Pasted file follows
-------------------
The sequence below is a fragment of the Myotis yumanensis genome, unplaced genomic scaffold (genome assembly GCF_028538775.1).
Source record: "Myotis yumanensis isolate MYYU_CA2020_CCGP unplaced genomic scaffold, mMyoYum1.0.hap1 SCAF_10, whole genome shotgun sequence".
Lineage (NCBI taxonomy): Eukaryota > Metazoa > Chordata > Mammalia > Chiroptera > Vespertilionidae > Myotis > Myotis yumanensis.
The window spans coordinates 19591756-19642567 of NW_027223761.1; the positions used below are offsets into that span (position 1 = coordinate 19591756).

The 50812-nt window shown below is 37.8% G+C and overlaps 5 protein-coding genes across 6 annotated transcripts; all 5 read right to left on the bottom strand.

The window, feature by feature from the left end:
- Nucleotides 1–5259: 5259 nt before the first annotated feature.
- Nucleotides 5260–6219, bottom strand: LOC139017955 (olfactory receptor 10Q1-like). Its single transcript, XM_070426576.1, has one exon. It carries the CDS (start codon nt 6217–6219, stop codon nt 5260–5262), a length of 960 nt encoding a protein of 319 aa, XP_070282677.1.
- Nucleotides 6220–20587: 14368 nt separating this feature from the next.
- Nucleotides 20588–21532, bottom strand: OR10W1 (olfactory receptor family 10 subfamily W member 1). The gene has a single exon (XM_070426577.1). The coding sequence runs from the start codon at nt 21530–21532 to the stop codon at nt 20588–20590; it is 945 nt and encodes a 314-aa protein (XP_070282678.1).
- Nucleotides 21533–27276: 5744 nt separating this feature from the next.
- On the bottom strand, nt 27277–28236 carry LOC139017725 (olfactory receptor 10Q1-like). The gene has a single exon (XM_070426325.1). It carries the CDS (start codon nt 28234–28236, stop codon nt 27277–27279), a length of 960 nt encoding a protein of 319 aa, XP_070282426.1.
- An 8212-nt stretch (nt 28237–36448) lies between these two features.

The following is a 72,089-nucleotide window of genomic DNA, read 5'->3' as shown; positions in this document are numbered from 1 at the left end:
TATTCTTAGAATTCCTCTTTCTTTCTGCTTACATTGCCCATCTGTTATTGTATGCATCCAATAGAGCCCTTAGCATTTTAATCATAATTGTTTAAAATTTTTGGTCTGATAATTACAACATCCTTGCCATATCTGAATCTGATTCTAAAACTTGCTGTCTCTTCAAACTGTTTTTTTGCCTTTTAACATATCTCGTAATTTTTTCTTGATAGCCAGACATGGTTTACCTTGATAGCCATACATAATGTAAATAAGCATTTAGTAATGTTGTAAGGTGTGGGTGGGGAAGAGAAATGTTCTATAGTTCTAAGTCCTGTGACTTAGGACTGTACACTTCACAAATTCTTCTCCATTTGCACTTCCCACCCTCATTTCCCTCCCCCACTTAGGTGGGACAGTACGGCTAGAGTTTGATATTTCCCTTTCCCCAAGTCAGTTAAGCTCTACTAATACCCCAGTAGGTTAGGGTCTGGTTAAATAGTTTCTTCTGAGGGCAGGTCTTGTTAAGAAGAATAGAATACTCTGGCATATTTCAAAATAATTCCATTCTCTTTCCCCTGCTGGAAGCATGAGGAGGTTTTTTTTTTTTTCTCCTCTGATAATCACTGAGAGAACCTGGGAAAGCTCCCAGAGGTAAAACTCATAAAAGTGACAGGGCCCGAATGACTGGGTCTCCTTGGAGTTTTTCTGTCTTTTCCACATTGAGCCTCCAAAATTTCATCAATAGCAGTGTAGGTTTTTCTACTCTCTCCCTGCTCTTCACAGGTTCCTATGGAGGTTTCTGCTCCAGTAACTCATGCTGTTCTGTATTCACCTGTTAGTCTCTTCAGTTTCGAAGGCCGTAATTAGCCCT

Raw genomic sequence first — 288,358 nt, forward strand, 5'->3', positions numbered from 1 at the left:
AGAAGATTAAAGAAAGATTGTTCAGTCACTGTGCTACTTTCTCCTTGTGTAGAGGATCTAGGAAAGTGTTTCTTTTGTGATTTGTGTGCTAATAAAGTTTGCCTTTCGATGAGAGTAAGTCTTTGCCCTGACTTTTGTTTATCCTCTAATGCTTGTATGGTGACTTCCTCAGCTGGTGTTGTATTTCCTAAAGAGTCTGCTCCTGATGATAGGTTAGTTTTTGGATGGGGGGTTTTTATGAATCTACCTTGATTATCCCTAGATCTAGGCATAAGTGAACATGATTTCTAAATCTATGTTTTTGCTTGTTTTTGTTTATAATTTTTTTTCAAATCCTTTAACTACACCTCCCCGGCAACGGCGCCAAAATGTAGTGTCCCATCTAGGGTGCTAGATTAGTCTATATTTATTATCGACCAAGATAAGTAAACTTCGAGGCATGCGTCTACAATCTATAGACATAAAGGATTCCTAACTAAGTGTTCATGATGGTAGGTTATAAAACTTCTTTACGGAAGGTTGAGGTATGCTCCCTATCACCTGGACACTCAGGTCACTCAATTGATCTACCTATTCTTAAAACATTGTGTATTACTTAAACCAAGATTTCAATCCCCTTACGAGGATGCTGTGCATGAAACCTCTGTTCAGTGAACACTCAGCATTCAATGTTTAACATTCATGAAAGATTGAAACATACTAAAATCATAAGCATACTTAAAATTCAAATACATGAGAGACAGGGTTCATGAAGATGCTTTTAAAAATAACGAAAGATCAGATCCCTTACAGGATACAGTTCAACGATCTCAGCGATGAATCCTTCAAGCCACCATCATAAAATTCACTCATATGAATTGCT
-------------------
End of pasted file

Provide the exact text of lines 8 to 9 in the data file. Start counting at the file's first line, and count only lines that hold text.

- Nucleotides 5260–6219, bottom strand: LOC139017955 (olfactory receptor 10Q1-like). Its single transcript, XM_070426576.1, has one exon. It carries the CDS (start codon nt 6217–6219, stop codon nt 5260–5262), a length of 960 nt encoding a protein of 319 aa, XP_070282677.1.
- Nucleotides 6220–20587: 14368 nt separating this feature from the next.